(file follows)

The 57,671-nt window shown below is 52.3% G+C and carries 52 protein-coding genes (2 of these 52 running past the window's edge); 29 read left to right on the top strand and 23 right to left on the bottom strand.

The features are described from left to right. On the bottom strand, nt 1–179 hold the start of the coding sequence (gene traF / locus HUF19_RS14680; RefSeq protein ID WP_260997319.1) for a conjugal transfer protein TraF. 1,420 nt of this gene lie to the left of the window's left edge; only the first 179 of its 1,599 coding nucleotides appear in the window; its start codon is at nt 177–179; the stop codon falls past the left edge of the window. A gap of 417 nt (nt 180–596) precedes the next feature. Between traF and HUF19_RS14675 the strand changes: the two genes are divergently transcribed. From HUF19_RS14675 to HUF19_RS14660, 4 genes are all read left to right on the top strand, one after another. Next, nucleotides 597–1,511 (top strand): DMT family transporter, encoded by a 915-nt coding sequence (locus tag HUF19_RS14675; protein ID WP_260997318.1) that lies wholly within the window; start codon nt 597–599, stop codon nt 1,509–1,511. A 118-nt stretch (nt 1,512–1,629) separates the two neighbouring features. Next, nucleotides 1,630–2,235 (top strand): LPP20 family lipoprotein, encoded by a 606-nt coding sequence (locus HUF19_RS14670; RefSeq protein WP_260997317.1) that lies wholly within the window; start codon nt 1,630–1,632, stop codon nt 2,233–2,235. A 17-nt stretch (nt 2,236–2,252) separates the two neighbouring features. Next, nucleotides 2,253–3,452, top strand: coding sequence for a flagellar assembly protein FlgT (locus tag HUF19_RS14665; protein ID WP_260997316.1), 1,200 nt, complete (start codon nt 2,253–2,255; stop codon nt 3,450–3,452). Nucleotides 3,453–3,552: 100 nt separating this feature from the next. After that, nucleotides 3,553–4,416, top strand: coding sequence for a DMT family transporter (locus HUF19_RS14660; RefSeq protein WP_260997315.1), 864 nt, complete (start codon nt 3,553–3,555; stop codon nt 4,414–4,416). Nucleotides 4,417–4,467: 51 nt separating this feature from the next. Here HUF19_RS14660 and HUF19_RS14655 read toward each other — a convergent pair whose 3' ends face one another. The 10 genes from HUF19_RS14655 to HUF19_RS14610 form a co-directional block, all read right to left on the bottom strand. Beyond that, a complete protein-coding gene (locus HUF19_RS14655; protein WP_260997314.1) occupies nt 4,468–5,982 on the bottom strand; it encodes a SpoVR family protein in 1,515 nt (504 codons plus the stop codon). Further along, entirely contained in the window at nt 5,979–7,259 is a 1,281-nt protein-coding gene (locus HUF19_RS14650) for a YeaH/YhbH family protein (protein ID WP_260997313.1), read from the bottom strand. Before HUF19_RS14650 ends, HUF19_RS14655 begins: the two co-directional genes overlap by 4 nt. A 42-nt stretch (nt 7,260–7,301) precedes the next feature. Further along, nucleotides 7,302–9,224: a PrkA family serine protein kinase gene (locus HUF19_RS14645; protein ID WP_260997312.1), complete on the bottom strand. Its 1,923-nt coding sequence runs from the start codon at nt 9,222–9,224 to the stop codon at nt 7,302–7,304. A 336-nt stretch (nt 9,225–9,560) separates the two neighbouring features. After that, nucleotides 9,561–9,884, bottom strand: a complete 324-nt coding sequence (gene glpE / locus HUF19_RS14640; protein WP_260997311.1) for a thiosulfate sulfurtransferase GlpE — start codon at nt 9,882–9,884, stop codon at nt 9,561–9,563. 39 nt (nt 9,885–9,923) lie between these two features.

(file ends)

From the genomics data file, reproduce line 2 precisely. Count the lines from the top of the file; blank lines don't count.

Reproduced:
The features are described from left to right. On the bottom strand, nt 1–179 hold the start of the coding sequence (gene traF / locus HUF19_RS14680; RefSeq protein ID WP_260997319.1) for a conjugal transfer protein TraF. 1,420 nt of this gene lie to the left of the window's left edge; only the first 179 of its 1,599 coding nucleotides appear in the window; its start codon is at nt 177–179; the stop codon falls past the left edge of the window. A gap of 417 nt (nt 180–596) precedes the next feature. Between traF and HUF19_RS14675 the strand changes: the two genes are divergently transcribed. From HUF19_RS14675 to HUF19_RS14660, 4 genes are all read left to right on the top strand, one after another. Next, nucleotides 597–1,511 (top strand): DMT family transporter, encoded by a 915-nt coding sequence (locus tag HUF19_RS14675; protein ID WP_260997318.1) that lies wholly within the window; start codon nt 597–599, stop codon nt 1,509–1,511. A 118-nt stretch (nt 1,512–1,629) separates the two neighbouring features. Next, nucleotides 1,630–2,235 (top strand): LPP20 family lipoprotein, encoded by a 606-nt coding sequence (locus HUF19_RS14670; RefSeq protein WP_260997317.1) that lies wholly within the window; start codon nt 1,630–1,632, stop codon nt 2,233–2,235. A 17-nt stretch (nt 2,236–2,252) separates the two neighbouring features. Next, nucleotides 2,253–3,452, top strand: coding sequence for a flagellar assembly protein FlgT (locus tag HUF19_RS14665; protein ID WP_260997316.1), 1,200 nt, complete (start codon nt 2,253–2,255; stop codon nt 3,450–3,452). Nucleotides 3,453–3,552: 100 nt separating this feature from the next. After that, nucleotides 3,553–4,416, top strand: coding sequence for a DMT family transporter (locus HUF19_RS14660; RefSeq protein WP_260997315.1), 864 nt, complete (start codon nt 3,553–3,555; stop codon nt 4,414–4,416). Nucleotides 4,417–4,467: 51 nt separating this feature from the next. Here HUF19_RS14660 and HUF19_RS14655 read toward each other — a convergent pair whose 3' ends face one another. The 10 genes from HUF19_RS14655 to HUF19_RS14610 form a co-directional block, all read right to left on the bottom strand. Beyond that, a complete protein-coding gene (locus HUF19_RS14655; protein WP_260997314.1) occupies nt 4,468–5,982 on the bottom strand; it encodes a SpoVR family protein in 1,515 nt (504 codons plus the stop codon). Further along, entirely contained in the window at nt 5,979–7,259 is a 1,281-nt protein-coding gene (locus HUF19_RS14650) for a YeaH/YhbH family protein (protein ID WP_260997313.1), read from the bottom strand. Before HUF19_RS14650 ends, HUF19_RS14655 begins: the two co-directional genes overlap by 4 nt. A 42-nt stretch (nt 7,260–7,301) precedes the next feature. Further along, nucleotides 7,302–9,224: a PrkA family serine protein kinase gene (locus HUF19_RS14645; protein ID WP_260997312.1), complete on the bottom strand. Its 1,923-nt coding sequence runs from the start codon at nt 9,222–9,224 to the stop codon at nt 7,302–7,304. A 336-nt stretch (nt 9,225–9,560) separates the two neighbouring features. After that, nucleotides 9,561–9,884, bottom strand: a complete 324-nt coding sequence (gene glpE / locus HUF19_RS14640; protein WP_260997311.1) for a thiosulfate sulfurtransferase GlpE — start codon at nt 9,882–9,884, stop codon at nt 9,561–9,563. 39 nt (nt 9,885–9,923) lie between these two features.